Sunday, October 09, 2005

Scaffolding + Scientific Reasoning in PDA/AR Games

After looking over Ming-Fong's list of observations related to the recent tests of Env Det and reflecting on our related discussion on Wednesday I think that it would be beneficial to start a reading category related to scaffolding (artifact, curricular, and human-based scaffolding) and another related to scientific reasoning. These topics may not take priority at the moment, but we have identified them through our discussions as critical components of the PDA/AR design.

Here are a few articles that can provide a starting point. Please post additional suggestions. The first two relate to scaffolding and the third one deals with developing and defending scientific arguments.

Puntambekar, S., & Hübscher, R. (2005). Tools for Scaffolding Students in a Complex Learning Environment: What Have We Gained and What Have We Missed? Educational Psychologist, 40(1), 1-12.
Presents a set of characteristics that define scaffolding and provides background on the use of tools to scaffold student learning. Could be used as a framework for exploring how PDA/AR games and associated curricula could better incorporate scaffolding.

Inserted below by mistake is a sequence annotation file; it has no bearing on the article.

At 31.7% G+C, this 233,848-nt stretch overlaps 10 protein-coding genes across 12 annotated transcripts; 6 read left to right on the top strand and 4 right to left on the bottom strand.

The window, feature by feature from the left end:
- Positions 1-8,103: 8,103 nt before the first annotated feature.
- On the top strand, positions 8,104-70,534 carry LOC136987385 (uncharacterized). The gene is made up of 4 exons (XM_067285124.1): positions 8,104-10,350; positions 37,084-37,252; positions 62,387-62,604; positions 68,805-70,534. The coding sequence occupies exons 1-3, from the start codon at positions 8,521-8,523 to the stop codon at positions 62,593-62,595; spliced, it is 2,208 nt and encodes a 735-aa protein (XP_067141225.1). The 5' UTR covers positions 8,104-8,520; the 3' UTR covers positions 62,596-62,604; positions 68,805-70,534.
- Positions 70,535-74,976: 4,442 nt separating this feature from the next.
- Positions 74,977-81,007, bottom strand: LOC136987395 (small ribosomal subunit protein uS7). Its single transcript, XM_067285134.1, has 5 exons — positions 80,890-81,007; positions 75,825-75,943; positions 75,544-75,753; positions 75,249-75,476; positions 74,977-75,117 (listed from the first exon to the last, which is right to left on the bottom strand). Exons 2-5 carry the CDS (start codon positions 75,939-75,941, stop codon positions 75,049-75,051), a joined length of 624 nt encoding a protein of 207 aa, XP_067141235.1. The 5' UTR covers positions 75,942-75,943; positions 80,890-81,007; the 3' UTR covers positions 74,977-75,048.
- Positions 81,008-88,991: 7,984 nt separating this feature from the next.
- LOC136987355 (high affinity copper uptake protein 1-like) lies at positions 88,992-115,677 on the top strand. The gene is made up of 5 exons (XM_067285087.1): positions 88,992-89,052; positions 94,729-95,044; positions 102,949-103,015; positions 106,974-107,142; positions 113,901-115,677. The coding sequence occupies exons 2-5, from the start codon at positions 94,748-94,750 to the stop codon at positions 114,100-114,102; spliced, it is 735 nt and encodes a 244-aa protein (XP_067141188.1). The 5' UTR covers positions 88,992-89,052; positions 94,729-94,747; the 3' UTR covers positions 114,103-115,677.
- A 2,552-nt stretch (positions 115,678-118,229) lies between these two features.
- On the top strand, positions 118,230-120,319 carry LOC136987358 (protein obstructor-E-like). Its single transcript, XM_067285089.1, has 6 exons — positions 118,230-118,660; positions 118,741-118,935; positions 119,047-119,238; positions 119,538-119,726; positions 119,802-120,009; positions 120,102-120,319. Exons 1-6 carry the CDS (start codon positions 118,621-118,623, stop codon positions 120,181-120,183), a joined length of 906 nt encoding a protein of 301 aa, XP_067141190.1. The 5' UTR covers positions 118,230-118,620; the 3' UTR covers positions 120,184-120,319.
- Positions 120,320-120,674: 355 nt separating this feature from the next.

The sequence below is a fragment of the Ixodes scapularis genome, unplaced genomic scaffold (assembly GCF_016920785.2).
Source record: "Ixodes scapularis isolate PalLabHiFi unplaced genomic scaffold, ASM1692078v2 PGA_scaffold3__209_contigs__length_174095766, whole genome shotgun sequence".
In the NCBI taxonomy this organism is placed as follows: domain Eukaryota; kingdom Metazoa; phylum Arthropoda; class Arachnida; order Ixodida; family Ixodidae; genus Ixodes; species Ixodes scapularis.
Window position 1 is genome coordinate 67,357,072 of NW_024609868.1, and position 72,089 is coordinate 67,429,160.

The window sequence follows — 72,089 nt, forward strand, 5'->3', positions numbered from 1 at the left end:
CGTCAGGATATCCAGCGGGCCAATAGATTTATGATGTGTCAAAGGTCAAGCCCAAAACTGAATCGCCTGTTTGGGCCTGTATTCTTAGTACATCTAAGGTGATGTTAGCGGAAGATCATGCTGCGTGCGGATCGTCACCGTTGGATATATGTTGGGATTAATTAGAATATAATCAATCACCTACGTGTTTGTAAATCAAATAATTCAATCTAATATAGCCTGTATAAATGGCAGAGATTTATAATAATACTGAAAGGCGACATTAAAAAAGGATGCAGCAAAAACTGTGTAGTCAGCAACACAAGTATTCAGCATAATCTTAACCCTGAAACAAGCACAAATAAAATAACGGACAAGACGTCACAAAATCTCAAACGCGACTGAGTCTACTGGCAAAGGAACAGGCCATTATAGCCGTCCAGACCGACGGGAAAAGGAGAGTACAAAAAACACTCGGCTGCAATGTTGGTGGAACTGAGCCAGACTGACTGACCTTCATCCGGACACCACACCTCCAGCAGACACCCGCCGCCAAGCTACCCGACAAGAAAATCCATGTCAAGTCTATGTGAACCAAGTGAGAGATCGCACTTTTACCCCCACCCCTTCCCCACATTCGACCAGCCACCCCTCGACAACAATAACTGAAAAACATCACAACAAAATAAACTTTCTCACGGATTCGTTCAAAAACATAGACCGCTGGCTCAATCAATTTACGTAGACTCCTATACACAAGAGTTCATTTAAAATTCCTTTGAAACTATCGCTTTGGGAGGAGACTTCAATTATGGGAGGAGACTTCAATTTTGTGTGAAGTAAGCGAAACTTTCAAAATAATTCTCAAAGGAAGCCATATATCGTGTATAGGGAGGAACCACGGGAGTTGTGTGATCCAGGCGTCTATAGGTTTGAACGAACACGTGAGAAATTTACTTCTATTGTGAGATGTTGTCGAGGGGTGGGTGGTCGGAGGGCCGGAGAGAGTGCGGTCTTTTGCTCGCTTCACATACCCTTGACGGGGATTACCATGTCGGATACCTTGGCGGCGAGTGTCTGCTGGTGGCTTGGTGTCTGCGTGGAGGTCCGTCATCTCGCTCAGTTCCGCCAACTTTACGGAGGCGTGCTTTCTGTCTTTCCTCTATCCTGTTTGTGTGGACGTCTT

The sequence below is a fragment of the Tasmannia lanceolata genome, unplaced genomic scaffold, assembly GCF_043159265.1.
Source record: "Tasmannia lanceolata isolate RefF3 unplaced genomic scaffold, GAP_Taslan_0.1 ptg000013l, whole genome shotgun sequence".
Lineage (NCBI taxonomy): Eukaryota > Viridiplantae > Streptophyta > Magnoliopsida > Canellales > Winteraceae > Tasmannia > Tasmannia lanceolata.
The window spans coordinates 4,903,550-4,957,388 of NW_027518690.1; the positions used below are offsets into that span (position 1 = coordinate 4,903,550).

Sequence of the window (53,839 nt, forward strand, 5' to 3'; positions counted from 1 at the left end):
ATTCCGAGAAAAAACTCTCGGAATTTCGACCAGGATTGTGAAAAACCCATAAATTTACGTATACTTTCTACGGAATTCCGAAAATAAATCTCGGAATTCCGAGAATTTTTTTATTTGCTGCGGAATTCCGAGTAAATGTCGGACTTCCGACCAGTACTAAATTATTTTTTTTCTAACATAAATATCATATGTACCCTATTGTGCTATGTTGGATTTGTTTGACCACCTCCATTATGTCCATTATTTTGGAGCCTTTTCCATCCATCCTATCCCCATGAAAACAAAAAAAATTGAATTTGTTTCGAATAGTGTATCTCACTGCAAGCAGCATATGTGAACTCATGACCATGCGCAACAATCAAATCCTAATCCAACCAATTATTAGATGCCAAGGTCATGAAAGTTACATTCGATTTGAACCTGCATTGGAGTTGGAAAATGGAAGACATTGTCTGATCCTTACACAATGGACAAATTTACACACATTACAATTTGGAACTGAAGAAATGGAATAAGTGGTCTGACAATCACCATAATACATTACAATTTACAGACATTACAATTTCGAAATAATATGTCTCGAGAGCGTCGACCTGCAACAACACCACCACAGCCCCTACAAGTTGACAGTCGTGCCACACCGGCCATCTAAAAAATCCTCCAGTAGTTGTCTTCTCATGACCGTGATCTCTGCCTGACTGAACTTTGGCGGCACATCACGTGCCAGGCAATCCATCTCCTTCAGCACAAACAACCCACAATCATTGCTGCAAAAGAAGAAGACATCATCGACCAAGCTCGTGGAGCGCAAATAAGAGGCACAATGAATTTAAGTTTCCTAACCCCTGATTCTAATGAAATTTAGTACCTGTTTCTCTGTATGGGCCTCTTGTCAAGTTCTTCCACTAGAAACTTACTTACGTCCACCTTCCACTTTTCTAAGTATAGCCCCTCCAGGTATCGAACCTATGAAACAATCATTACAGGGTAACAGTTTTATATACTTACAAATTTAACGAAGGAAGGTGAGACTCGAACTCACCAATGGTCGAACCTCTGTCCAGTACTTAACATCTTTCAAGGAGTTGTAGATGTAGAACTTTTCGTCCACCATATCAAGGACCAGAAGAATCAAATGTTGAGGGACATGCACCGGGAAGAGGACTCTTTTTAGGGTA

Sherin, B., Reiser, B., & Edelson, D. (2004). Scaffolding analysis: Extending the scaffolding metaphor to learning artifacts. Journal of the Learning Sciences: 13(3), 387-421.
Provides a brief genealogy of scaffolding (pgs. 387-398) and presents a framework for analyzing artifact-based scaffolding (pgs. 398-421). Scan part one and skip part two if you have limited interest in this topic.

Kuhn, L & Reiser, B. (2004). Supporting Evidence-Based Scientific Explanation. Prepared for NARST 2004, Dallas, TX.
Provides a framework that can be used to teach students how to construct and defend scientific evidence. Offers a starting point for someone looking to address the the problem related to kids supporting “their arguments with imagination.”


Blogger John Martin said...

Probably because of my space fetish, I only scanned, and didn't get much of the SHERIN, REISER, EDELSON article on scaffolding -- except to note that for all the talk about designing "learning environments" precious little is mentioned about the physical spatial aspects of it ;-)

In the KUHN, REISER article, I was pleasantly reminded of the Claim, Evidence, Reasoning protocol. But the context section offers a "suburban middle school, outside of a large Midwestern
city" and "same suburb" and "grade 7–12 school in a large Midwestern city." Is this all the space/place context that matters? For all the space/place references in the content (Great Lakes, Galapogos, etc.) there's not much about the physical space students base their assumptions upon.

I haven't read the third one yet, and apologize for viewing them from a Space/Place perspective, but I seem to be slightly obsessed with it...

12:13 PM  

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